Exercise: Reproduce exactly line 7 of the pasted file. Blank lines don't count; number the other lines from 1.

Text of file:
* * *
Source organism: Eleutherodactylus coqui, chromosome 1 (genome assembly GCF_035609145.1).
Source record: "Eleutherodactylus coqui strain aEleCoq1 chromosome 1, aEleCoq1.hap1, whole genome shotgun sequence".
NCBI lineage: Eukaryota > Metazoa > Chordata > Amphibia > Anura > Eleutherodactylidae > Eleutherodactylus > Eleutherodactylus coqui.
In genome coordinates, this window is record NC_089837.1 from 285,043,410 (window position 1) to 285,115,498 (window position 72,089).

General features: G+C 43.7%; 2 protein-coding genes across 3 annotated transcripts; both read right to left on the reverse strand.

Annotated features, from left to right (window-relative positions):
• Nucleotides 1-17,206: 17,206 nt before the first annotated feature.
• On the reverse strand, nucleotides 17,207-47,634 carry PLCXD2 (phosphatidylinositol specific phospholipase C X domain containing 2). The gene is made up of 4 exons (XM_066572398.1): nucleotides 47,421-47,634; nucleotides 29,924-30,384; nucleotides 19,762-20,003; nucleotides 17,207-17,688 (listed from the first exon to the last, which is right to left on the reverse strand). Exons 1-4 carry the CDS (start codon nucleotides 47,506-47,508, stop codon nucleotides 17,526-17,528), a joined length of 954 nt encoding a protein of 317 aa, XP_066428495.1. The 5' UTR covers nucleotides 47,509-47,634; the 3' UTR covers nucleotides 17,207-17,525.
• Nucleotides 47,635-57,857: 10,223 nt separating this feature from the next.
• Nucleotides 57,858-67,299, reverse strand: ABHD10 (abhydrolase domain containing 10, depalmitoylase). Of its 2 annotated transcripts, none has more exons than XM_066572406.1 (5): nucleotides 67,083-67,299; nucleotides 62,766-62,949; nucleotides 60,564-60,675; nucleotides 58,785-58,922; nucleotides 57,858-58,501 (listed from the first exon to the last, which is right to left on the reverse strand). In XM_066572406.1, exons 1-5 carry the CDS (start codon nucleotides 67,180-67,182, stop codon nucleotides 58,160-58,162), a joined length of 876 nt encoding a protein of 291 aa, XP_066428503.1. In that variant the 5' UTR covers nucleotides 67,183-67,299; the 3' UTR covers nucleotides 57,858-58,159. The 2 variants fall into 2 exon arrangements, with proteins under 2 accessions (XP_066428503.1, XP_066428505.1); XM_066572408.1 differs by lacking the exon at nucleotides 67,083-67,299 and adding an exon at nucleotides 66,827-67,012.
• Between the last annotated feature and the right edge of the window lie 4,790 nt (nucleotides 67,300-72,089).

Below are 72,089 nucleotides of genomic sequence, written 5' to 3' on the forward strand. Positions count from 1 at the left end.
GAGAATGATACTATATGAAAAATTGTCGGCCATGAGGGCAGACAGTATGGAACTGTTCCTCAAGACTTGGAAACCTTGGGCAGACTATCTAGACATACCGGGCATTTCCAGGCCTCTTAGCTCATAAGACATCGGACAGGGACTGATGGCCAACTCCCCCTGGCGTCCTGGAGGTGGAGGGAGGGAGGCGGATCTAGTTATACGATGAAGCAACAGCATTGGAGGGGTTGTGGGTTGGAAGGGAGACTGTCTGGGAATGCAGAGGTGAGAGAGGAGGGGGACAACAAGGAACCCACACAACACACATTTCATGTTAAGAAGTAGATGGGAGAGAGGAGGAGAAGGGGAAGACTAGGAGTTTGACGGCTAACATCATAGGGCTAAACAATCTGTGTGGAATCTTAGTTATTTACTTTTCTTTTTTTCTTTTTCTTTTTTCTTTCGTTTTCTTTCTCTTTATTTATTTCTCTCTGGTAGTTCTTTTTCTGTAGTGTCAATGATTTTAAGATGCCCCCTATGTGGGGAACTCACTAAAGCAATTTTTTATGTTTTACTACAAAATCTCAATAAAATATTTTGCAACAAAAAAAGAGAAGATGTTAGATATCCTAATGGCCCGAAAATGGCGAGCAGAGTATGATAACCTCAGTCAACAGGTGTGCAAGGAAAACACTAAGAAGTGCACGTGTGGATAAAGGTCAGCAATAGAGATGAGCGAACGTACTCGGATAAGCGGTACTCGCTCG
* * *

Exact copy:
• Nucleotides 1-17,206: 17,206 nt before the first annotated feature.